Thinking Anglicans

London area churches to close completely

This official notice has been issued, signed by the diocesan bishops of London, Southwark, Rochester and Chelmsford, each of which dioceses covers a number of London Boroughs. The full text is copied below, and includes a link to a template for a church door notice.

The Church Times reports accordingly: Close your churches completely, Bishops tell London clergy.

The Church continues to be alive and active but our buildings must close in London 

As we gather to pray for our nation at 7pm this evening, we have been aware how the Church of England in London has responded to the suspension of public worship, and for a season to finding a new way of living, worshipping and serving our communities. Sadly, London is ahead of the rest of the country in seeing a steep rise in the number of those falling sick with COVID-19. We have all heard the strong calls from the Mayor and the Prime Minister not to leave home unless it is essential, and not to use public transport unless we have to. If our attempts to distance ourselves physically from one another and prevent the spread of infection are not effective, more people will die.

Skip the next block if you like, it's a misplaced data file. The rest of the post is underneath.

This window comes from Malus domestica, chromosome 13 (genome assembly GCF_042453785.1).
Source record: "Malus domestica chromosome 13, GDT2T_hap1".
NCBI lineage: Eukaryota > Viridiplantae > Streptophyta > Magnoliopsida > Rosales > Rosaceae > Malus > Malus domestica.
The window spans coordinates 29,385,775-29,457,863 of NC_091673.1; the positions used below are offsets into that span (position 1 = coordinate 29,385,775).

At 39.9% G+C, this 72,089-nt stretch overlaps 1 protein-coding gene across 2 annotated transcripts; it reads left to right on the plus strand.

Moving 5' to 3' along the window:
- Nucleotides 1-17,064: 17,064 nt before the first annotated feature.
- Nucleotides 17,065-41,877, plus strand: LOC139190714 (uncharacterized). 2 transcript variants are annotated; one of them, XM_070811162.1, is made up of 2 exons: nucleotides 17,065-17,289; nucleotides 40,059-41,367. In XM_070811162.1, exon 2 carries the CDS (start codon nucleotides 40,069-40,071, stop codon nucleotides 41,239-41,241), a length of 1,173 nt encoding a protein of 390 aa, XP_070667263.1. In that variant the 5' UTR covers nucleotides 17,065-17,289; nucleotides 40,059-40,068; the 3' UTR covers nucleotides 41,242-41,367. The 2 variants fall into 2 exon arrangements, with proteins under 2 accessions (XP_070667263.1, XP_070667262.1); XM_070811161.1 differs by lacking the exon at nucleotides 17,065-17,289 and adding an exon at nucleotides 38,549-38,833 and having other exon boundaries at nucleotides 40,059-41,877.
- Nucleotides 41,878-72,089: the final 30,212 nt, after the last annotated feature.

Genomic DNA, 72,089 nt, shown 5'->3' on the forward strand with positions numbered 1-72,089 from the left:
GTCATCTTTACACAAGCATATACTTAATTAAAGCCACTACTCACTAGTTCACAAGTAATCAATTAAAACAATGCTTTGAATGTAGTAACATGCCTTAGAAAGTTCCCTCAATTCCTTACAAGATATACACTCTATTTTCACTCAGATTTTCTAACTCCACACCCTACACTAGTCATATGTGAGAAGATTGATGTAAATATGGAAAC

In light of this, the time has come, in London, not only for us to suspend public worship, but for us to close our church buildings entirely. In doing this we demonstrate how important physical distancing is in saving lives. Do place notices on the doors and also on your website explaining how people can join with the church in worship and prayer with an emergency telephone number so that contact can be made if required. We are aware that, although we make the decision in London first, it may be required across the country.

Clergy who live adjacent to their churches may still go into the building and pray and even celebrate the Eucharist. You might ring the bell to tell the faithful that prayer is happening and do live stream as much as possible; but the doors should now be left closed even for private prayers. Others should continue their pattern of prayer in their homes. Current guidance remains for baptism, weddings and funeral although this may change in coming days.